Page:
- The MK under Mandela’s leadership started a sabotage movement against the government.
- He travelled abroad in January 1962 despite being banned from doing so and met Tambo who was exiled in London. He also received guerrilla training in Algeria.
- In August 1962, he returned to South Africa and was arrested. He was sentenced to five years in prison.
- The next year, police raided an ANC refuge in Rivonia and found material incriminating Mandela in several activities.
- He was then taken to trial for treason, sabotage and violent conspiracy. The ‘Rivonia Trial’ lasted 8 months. From the dock of the defendant in the courtroom, Mandela gave his famous 3-hour speech, now called the “I Am Prepared to Die” speech. The concluding words of his historic speech were, “I have fought against white domination, and I have fought against black domination. I have cherished the ideal of a democratic and free society in which all persons will live together in harmony and with equal opportunities. It is an ideal for which I hope to live for and to see realised. But, My Lord, if it needs be, it is an ideal for which I am prepared to die.”
- The trial garnered international attention and many global organisations called for the release of Mandela and his associates.
- Nevertheless, he was sentenced to life imprisonment narrowly escaping the death sentence.
- The first 18 years of his incarceration was spent at the Robben Island Prison where he underwent brutal hardships. He had to do hard labour in a lime quarry and spent his days at a tiny cell without bedding or plumbing. He also received fewer rations than other white inmates. He and his associates also received harsh punishments for the slightest of ‘offences’.
- He somehow got a Bachelor of Law degree from the University of London studying through correspondence.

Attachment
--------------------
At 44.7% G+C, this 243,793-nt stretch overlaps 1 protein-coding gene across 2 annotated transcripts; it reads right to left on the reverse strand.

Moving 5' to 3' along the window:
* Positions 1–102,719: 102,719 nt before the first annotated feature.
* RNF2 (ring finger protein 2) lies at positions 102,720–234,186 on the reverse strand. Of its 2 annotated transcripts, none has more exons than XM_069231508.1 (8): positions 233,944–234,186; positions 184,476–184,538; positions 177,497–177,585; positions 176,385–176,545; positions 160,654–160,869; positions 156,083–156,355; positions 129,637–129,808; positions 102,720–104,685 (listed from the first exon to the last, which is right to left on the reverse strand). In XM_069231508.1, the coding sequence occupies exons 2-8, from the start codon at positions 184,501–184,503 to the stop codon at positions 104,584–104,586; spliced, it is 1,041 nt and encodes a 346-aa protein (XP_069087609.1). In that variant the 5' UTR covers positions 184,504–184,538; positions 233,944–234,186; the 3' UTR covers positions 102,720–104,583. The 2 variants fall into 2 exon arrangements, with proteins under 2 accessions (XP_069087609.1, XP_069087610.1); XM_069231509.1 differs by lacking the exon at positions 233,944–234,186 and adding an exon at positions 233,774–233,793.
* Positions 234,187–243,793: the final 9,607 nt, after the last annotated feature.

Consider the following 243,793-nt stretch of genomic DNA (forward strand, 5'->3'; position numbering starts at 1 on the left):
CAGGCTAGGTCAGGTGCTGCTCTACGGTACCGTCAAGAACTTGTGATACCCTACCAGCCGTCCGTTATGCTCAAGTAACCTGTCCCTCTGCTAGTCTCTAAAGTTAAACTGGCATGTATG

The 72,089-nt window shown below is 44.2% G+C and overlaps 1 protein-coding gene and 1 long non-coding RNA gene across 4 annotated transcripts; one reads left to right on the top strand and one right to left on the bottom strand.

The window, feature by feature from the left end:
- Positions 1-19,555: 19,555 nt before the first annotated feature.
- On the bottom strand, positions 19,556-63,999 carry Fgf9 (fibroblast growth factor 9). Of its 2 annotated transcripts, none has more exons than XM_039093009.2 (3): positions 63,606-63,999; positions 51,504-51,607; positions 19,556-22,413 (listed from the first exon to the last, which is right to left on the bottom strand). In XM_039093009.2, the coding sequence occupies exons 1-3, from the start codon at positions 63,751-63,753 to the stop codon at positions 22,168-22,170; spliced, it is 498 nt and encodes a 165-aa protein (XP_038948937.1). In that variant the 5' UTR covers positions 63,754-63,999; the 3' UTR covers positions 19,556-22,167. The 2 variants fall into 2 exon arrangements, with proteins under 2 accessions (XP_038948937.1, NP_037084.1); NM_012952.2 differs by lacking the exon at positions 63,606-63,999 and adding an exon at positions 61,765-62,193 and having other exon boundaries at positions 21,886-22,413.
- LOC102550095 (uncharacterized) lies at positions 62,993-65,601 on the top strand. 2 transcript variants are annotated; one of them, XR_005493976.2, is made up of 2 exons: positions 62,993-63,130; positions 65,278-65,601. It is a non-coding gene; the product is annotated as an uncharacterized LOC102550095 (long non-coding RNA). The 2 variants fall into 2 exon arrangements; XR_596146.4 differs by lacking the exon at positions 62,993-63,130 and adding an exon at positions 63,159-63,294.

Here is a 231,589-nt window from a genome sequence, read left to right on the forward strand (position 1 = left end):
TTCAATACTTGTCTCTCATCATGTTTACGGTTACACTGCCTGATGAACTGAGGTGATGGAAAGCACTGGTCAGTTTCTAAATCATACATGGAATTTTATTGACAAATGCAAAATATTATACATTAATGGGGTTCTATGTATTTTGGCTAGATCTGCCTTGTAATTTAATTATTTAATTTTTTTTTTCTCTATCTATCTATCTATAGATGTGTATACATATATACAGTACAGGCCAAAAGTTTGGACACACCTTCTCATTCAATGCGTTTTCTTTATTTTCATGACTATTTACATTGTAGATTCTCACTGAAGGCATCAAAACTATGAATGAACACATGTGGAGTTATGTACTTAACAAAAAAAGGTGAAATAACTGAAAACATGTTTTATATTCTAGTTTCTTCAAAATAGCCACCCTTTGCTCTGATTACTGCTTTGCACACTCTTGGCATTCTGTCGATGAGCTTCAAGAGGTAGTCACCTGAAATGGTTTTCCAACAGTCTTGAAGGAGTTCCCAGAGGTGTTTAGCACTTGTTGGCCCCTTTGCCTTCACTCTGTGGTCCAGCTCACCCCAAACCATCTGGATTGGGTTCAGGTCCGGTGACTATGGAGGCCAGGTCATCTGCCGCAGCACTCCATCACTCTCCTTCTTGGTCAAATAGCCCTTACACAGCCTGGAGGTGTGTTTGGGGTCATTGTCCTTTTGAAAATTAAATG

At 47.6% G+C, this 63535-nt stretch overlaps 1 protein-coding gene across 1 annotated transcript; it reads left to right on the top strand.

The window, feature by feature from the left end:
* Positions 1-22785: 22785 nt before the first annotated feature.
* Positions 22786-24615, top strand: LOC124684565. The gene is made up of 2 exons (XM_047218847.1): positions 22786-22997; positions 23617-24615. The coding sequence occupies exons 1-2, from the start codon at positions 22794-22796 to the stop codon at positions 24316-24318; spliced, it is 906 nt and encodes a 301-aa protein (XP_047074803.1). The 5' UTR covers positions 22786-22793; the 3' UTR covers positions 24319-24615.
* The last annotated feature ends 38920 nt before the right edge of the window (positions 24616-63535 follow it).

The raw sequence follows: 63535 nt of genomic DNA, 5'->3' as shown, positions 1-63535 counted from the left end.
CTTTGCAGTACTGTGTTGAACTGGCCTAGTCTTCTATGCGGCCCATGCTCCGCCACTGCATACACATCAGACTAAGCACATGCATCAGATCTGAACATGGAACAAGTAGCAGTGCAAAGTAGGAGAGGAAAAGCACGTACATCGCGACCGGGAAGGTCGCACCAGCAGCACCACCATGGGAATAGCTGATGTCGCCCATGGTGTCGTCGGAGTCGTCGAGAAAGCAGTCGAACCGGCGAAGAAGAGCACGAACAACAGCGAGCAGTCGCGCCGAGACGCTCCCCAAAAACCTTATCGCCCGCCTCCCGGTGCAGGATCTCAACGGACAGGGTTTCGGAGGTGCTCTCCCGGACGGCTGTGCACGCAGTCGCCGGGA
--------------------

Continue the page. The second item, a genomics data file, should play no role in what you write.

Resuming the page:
- He also wrote his autobiography ‘Long Walk to Freedom’ from the prison.
- Despite being in prison, Mandela became the face of the anti-apartheid movement. In 1980, Tambo started a ‘Free Mandela Campaign’.
- The international community also put pressure on the government of South Africa by isolating them. The government also presented Mandela with the chance for freedom in exchange for political compromises. But he rejected all such offers.
- In 1982, Mandela was shifted to Pollsmoor Prison, and in 1988, he was placed under house arrest in the compounds of a minimum-security prison.
- In 1989, the then South African President F.W. de Klerk cancelled the ban on the ANC and announced the formation of a non-racist country.
- In February 1990, Mandela was released from prison after 27 years.
- Mandela and de Klerk received the Nobel Prize for Peace in 1993.
- The first fully democratic elections were held in the country in April 1994, and Mandela was elected as the first black President of South Africa. He was president till 1999 when her retired from politics.
- He died of a lung infection on 5th December 2013 aged 95.
- He had received many awards and accolades in his lifetime from various countries and organisations. India awarded him the Bharat Ratna in 1990.
See previous ‘This Day in History’ here.